If you arrive to Budapest at late nights it is quite likely you won't be able to find any working bank or exchange office. In this case you may attempt to exchange your money with any random taxi driver. They will rip you off by 100-200 forints (around 1 EUR), but it's better than nothing. There is an ATM in the arrival hall at Budapest Ferihegy, and the rates for using ATMs with a card are often better than the bureau de change. There are many banks machines in Budapest which will except European and North American debit/credit cards, if it becomes necessary, it maybe in your best interest to draw a sufficient amount for your stay and it will often give a more much favorable rate.
Adventurous locals in Budapest report they change EUR unofficially with Arabs on a train station, but they don't recommend it to unaccompanied travellers.
What to buy?
Apart from classical tourist souvenirs like postcards and trinkets, here are some things unique to Hungary or just hard to find elsewhere.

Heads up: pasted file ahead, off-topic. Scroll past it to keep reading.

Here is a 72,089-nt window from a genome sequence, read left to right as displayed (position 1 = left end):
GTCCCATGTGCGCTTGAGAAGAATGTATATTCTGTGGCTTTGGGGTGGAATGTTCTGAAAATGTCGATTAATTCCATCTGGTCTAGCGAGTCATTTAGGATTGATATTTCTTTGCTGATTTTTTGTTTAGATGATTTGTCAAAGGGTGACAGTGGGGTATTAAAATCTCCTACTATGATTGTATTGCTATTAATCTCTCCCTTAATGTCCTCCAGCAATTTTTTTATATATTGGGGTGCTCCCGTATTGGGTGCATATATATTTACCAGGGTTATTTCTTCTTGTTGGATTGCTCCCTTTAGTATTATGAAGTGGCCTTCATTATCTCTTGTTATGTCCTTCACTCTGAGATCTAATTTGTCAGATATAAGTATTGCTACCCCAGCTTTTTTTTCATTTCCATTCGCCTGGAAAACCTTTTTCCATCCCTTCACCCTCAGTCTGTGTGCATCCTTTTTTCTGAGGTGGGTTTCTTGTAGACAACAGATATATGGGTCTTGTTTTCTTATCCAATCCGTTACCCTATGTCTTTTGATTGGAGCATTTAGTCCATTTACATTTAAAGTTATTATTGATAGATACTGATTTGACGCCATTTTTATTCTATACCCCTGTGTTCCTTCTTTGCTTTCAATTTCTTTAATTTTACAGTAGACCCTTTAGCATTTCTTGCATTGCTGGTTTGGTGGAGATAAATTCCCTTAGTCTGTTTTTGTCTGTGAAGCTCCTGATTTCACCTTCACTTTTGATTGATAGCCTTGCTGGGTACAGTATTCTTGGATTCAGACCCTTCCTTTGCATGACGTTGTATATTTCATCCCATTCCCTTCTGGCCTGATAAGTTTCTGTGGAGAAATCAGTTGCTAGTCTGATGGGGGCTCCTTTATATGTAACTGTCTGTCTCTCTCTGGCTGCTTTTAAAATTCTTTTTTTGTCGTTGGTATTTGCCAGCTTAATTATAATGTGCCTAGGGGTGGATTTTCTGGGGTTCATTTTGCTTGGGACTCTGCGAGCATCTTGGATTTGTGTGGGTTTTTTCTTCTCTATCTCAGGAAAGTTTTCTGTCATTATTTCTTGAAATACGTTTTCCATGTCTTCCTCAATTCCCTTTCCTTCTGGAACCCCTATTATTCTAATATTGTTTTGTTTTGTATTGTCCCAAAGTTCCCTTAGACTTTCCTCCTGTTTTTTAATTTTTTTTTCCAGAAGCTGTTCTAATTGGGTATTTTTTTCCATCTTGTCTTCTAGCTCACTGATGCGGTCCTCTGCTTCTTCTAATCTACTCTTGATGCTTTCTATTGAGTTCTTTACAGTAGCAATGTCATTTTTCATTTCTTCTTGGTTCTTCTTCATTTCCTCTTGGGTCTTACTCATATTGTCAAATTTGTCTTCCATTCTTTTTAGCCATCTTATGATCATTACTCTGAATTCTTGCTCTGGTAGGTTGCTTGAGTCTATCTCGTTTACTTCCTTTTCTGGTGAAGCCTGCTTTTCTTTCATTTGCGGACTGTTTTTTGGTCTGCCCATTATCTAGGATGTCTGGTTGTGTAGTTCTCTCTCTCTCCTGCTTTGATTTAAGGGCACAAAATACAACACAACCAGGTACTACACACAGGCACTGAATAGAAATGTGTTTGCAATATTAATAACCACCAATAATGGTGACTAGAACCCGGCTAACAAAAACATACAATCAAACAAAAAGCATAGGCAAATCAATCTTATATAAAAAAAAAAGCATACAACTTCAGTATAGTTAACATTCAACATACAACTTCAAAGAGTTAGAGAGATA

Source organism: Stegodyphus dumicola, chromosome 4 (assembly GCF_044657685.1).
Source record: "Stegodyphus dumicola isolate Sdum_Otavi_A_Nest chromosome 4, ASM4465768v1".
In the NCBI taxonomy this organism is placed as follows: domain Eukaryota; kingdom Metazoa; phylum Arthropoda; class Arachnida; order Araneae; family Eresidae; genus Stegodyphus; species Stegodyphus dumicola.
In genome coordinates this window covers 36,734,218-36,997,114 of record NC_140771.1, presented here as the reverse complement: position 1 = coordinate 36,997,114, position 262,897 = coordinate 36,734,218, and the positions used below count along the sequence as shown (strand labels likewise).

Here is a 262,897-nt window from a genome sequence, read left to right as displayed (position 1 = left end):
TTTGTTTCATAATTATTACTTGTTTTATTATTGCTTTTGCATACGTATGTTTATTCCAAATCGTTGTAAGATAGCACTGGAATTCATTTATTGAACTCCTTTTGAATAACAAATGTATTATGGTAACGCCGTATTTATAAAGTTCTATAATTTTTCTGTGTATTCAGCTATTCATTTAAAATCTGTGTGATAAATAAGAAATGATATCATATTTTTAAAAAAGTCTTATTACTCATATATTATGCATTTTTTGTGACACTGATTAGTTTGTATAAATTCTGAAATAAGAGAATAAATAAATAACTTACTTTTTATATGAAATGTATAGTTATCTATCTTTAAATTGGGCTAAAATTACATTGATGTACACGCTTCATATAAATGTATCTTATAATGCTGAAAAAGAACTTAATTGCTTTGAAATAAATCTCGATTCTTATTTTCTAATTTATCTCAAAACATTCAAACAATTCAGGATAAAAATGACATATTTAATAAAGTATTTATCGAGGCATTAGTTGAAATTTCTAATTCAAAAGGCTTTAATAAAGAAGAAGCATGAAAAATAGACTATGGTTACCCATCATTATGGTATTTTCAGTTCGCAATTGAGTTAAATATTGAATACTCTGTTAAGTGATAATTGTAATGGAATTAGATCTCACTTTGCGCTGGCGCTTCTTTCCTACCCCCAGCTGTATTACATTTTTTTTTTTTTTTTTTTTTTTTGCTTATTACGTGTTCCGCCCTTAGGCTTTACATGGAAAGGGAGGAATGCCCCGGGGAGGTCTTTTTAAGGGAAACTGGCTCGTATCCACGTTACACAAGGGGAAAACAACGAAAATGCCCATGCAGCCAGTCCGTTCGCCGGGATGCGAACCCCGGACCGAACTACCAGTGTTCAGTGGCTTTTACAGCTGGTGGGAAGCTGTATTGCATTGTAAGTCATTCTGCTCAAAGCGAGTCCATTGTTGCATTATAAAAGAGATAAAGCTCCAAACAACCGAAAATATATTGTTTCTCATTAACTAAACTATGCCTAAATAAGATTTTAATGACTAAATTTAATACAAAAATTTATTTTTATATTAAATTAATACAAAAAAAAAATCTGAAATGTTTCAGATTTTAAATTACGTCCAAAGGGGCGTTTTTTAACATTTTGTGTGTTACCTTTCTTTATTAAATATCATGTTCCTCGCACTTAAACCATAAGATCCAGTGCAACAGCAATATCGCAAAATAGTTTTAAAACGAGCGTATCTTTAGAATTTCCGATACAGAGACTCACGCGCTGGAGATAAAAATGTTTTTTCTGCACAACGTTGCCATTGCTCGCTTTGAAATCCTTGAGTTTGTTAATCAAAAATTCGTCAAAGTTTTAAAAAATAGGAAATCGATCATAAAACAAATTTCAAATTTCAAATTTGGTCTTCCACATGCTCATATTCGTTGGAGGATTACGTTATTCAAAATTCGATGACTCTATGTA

- Cold-smoked sausages
- Gundel set of cheese : aged in Gundel wines or with walnut pieces or seasonings. Most easily found in 350gr sets of three kinds in duty-free of Ferihegy Airport in Budapest (at least in Terminal 2), but is likely available in Gundel 1894 Food & Wine Cellar (see Pest#Eat). Keep in mind that shelf life for this cheese is only 2 months.
- Wines: Tokaji, Egri Bikaver (see Liquor), red wine from Villany area etc. Palinka (strong brandy made from fruits) is also a good choice.
- Spices: Paprika and Hungarian Safran
- Unicum: a herbal digestif liqueur
Main courses in menu are normally 2500..3000HUF in touristy places in Budapest, 1500..1800HUF outside it, or in towns like Eger and Szentendre (March 2009).
A lunch in Budapest is from 900 to 8000 HUF per person, and half or third of that outside Budapest (Chinese fast food menu is around 500 HUF).
In restaurants, a service charge is frequently included into bill, 10% or even 12%, but this has to be clearly pointed out on the menu. If it's not mentioned, the place has no right to include a service charge in the bill.